Salonen’s ‘inaugural’ concert as Music Director Designate—an improvised affair made possible by the cancellation of the previously scheduled conductor--began just as a MTT concert might, with a short contemporary piece, this one by the Icelandic composer Anna Thorvaldsdottir.

Richard Strauss’ “Also Sprach Zarathustra,” the second piece on the program, proved disappointing.

The performance was overly aggressive, loud and somewhat meandering, certainly not up to the standard I had expected from the terrific “Electra” performance I heard EPS conduct at the Metropolitan Opera some years ago.

Fortissimos do not have to be ear-splitting.

The best part of the concert came after the break with Jean Sibelius’ “Four Legends from the Kalevala.” EPS was raised on this music, and his deep knowledge of and love for the score clearly stirred players and audience alike. It’s one of his favorite pieces.

“The Swan of Tuonela”—often played as a stand alone—was particularly beautiful on this occasion, filled with an overflowing lyricism and emotion. The San Francisco string section, English horn, and principal cello were terrific in this plangent music.

The mysterious second story, “Lemminkainen in Tuonela,” was gripping and exciting. It brought me to the edge of my seat.

But even in this wonderful music from his home country, Salonen tended to over-conduct, micro-managing every minute, his baton flailing around as if he were fighting some invisible opponent.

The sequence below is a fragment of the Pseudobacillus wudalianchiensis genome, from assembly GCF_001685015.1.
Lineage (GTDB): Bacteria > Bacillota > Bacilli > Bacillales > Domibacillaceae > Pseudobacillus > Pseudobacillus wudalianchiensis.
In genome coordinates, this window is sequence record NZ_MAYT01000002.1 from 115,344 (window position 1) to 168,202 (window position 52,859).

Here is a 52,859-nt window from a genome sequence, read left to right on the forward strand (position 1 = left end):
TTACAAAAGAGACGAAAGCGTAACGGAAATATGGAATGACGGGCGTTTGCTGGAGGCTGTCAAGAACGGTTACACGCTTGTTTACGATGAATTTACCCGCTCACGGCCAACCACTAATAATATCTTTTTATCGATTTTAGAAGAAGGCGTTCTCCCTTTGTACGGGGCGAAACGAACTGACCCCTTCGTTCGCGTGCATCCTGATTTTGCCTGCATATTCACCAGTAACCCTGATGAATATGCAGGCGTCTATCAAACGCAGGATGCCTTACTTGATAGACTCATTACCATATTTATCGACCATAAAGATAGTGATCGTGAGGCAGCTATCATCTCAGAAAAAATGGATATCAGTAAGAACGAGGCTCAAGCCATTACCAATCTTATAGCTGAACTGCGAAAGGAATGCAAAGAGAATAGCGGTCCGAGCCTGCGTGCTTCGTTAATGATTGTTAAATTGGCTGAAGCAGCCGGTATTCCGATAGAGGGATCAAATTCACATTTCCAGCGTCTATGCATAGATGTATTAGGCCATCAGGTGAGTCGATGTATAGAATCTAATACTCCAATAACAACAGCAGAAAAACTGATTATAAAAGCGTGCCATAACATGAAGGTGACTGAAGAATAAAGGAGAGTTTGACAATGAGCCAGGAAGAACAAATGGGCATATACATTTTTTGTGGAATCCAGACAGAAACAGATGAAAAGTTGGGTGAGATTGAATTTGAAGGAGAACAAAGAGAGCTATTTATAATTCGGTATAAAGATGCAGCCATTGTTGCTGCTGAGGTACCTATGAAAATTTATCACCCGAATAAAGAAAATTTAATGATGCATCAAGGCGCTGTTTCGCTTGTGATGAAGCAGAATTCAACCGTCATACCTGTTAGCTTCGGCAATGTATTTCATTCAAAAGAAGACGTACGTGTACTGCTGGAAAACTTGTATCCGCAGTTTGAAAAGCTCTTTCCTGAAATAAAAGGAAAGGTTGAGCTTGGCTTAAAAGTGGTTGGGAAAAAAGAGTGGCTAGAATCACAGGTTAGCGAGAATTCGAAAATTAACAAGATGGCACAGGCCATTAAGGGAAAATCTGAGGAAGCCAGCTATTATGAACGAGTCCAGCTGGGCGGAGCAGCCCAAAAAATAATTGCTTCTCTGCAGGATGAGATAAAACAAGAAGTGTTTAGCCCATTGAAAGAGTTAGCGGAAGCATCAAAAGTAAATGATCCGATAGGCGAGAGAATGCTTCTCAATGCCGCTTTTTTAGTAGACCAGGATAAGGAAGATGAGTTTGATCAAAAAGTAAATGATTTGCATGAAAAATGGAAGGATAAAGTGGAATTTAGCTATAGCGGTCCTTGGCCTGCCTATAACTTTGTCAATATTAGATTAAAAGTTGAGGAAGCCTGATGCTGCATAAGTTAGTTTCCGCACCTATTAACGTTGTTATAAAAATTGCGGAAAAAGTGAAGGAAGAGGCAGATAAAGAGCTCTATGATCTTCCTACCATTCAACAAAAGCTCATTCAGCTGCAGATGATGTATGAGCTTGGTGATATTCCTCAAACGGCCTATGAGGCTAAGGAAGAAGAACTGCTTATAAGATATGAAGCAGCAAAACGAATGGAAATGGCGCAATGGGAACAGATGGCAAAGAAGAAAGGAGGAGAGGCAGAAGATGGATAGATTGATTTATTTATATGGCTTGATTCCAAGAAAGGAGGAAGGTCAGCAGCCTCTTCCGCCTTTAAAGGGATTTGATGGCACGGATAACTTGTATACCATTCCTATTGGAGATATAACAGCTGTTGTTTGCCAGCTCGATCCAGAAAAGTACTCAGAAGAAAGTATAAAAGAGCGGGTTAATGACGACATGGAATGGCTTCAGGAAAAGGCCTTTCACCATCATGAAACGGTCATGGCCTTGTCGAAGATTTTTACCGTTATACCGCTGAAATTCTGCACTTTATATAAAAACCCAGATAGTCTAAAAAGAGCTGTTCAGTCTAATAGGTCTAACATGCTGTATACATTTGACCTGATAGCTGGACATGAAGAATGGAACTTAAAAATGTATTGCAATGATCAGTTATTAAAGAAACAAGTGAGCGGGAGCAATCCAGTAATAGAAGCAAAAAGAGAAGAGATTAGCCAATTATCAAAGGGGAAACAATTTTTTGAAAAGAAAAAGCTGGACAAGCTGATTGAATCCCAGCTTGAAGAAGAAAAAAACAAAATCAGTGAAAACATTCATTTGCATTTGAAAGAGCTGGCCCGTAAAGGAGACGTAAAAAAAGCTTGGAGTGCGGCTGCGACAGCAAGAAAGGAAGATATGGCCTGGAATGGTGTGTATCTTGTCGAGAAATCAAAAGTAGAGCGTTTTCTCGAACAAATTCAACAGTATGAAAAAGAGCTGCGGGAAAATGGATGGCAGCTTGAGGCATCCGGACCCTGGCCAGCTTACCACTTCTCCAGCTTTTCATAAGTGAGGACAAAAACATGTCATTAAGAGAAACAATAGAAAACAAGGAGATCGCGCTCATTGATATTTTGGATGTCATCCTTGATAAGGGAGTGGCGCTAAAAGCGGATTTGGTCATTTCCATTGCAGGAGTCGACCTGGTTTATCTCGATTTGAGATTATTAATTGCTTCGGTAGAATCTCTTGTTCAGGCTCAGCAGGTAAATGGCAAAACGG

I sincerely believe that Salonen, known for being a cool conductor, had a case of nerves in his first concerts; he seemed to be trying too hard. The Finn’s reputation amongst musicians I trust is that he is a cool customer and a good musician.

Still, after the concert, I began to reflect: Was a continuity appointment really the best road for San Francisco to take after 25 years of MTT?

I remember when MTT was just appointed and several orchestra members explained to me that though they loved and appreciated MTT’s predecessor Herbert Blomstedt and his emphasis on the classics, they felt it was time to try something new and different.

That made sense to me at the time and still does; indeed, after twenty five years it would seem the time for change and a new direction had once again arrived.

But apparently a critical mass for change had not sufficiently coalesced in San Francisco to produce it.

This is a very dangerous development. The San Francisco Orchestra has had 25 years without serious leadership in the classics. Now there will be another lengthy period in which the music director’s principal interests lie elsewhere.

Without Mozart, Beethoven, and Brahms, the symphony’s integrity is at risk. You can’t get by just by having guest conductors pick up the slack as San Francisco has been doing and will continue to do for the foreseeable future.

Herbert Blomstedt, aged 91, will not be around forever to teach the San Francisco players the classics.

Going for continuity has put San Francisco in danger of becoming a seriously unbalanced orchestra.